One way our staff takes care of ourselves is our annual staff retreat. The staff retreat began when a donor bequeathed us her estate with the caveat to “take care of yourselves too.” Our Board of Directors encouraged the staff to get out of town, take time away from the grief center, enjoy each other’s company, gain perspective and be inspired. 


At the end of July, we will be closing the grief center for a few days, so we can “retreat” to Washington, D.C. We are excited to see the sights, take in some history, and converse over delicious food at trendy restaurants! I am looking forward to spending a day at Arlington National Cemetery. While solemn and full of reverence, nothing exemplifies the need for our mission quite like standing at the Tomb of the Unknowns or witnessing the changing of the guard at the John F. Kennedy Eternal Flame. I feel that all the hard work that our staff does each day will be validated in those moments!


We hope you can understand our need to close the center for a few days, to turn inward, reflect on the work we do, and take the opportunity for renewal and refreshment.  When we return from Washington, we'll look forward to reporting back on our Facebook and Instagram with the lessons we learned, the fresh ideas we discussed, and the great food we sampled!

Social Media Takeover
 Posted: 6/1/18 by Michelle Fox (Administrative Director) 

The world of social media has taken over, and at this point, it is almost unavoidable. The popularity of Facebook, Twitter, Snapchat, Instagram and others ensures that they are here to stay.  In fact, social media can be very useful to Olivia's House as a tool to stay connected with our program families, volunteers, and the community. Currently, Olivia’s House has a Facebook, Twitter and NOW an Instagram account. The staff makes it a priority to post every day so the community is constantly involved with what we are doing and how their support is making a difference in the lives of the children we serve.


Our mission will always put the children first, and spending money on advertising is something that we do not always see as a good use of the community’s dollars. We would rather see a donation help to purchase craft supplies for the program or snacks for the kiddos. Therefore, we have found social media to be a great no-cost way for us to help promote our Walk to Remember, Olivian Gala, current programs, and so much more.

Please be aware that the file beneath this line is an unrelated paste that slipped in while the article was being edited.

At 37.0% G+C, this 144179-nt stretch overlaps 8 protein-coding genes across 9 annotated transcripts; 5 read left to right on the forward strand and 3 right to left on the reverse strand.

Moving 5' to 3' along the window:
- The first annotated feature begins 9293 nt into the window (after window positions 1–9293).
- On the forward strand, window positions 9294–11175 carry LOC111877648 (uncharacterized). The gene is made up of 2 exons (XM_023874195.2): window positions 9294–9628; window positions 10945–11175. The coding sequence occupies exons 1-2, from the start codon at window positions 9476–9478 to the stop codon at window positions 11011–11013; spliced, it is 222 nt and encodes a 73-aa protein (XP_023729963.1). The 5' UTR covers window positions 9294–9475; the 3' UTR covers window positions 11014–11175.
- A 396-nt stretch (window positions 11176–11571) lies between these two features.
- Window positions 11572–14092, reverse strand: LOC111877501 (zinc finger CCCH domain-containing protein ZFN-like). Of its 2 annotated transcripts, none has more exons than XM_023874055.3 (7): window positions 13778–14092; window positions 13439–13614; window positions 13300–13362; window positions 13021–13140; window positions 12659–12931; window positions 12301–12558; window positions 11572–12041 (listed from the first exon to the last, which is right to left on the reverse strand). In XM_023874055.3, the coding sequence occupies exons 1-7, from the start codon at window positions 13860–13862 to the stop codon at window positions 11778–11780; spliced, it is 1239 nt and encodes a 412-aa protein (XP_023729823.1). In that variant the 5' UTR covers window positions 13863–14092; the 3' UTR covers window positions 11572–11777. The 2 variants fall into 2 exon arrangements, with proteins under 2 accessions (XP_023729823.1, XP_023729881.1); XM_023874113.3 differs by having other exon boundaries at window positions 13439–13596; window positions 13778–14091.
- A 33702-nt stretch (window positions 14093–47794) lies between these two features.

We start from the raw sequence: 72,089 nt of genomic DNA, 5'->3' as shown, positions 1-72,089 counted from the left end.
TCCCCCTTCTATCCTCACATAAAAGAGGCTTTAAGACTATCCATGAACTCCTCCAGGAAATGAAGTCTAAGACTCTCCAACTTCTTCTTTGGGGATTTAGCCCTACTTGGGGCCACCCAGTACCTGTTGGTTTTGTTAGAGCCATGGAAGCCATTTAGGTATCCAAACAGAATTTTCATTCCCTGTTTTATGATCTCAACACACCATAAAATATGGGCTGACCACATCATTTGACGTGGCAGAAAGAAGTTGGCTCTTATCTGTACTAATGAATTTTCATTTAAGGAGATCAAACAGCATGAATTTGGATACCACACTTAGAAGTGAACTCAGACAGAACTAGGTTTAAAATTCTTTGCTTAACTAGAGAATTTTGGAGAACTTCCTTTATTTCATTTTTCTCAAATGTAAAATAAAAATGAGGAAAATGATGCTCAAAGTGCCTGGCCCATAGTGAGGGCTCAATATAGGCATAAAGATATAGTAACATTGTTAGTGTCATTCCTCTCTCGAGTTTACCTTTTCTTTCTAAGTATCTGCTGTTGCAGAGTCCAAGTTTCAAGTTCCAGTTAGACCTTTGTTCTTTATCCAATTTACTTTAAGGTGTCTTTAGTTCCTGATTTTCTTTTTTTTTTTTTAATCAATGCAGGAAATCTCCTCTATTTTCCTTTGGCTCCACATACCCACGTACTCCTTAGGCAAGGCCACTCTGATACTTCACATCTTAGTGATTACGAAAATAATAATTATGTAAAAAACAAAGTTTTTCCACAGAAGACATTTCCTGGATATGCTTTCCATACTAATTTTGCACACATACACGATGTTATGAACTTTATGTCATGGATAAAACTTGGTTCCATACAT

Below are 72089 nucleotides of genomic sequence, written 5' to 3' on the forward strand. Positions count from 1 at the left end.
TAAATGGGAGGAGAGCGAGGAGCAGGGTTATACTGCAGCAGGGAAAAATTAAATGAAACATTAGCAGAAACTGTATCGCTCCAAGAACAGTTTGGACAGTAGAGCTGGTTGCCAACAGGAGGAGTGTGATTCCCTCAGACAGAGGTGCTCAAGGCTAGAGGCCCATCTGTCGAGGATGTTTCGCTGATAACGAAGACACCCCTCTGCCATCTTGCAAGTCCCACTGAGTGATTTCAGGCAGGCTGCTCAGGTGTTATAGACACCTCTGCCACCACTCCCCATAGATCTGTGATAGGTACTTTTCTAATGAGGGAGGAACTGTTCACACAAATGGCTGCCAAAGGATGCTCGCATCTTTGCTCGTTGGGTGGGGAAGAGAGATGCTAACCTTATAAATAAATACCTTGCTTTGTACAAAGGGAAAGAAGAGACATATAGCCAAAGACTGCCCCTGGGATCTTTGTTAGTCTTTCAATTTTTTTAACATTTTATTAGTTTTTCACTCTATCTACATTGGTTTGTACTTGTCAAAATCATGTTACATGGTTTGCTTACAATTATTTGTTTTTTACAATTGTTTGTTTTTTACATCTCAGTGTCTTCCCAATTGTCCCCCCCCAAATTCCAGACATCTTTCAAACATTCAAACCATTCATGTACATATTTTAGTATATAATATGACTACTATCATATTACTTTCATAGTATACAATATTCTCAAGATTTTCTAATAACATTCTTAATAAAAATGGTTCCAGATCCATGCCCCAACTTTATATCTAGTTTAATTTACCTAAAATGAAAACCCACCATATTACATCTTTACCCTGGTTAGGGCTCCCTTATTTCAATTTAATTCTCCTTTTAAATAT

With the recent addition of our Instagram account, we are excited to share with our followers some “behind the scenes” features about Olivia’s House. We plan to share photos of projects we are working on, upcoming event reveals, and just as important, pictures of Hazel!


Interacting on social media is a great way for Olivia's House to keep up with our friends and supporters, and we appreciate that so many of you faithfully take time to follow along. Please join us on all our social media platforms as we continue to share news of our mission! Give us a thumbs up, leave us a comment, or send us a message letting us know what you would like to see more of.

End of Life Planning
Posted: 5/1/18 by Leslie Delp, MA (Founder and Bereavement Specialist)

DNR: Do NOT Resuscitate. Those letters are ominous when you are sitting bedside with someone you love, inside the walls of a hospital. Recently, I was facing this dilemma with my husband as he was preparing for serious surgery. The doctor would not perform the surgery without specifically recorded end of life care and a DNR directive, should anything go awry during the surgical procedure and/or recovery. Luckily, we had met with our dear friend and attorney, Jeff Bellomo, to plan our estate early last year. Part of the estate planning process is the creation of a will. Part of creating a will is to prepare advance directives, medical power of attorney and end of life care. Making those decisions with a sound mind, in the comfort of Jeff's office, where we could bounce ideas around and come up with a precise plan to carry out our end of life wishes, was so important. 


Many people don’t think about these vital conversations until they are faced with them at the hospital or in the ER, where cooler heads don’t always prevail. Jeff's expertise was invaluable as he helped to explain everything, leaving us feeling very secure in our decisions. Everything we discussed was then put into writing, making it official and legal. When the day came for the surgery, we simply pulled out our "Blue Bellomo Folder” and handed it to the nurse so the hospital could record our wishes to be followed to the "t" should that be necessary. What a relief and what a gift!  


Thank you, Jeff, for making a very difficult time in our lives a little more manageable. For more information on end of life care and estate planning, contact Olivia’s House. We can help you take the fear out of this essential task and move forward to put your wishes in place for the future.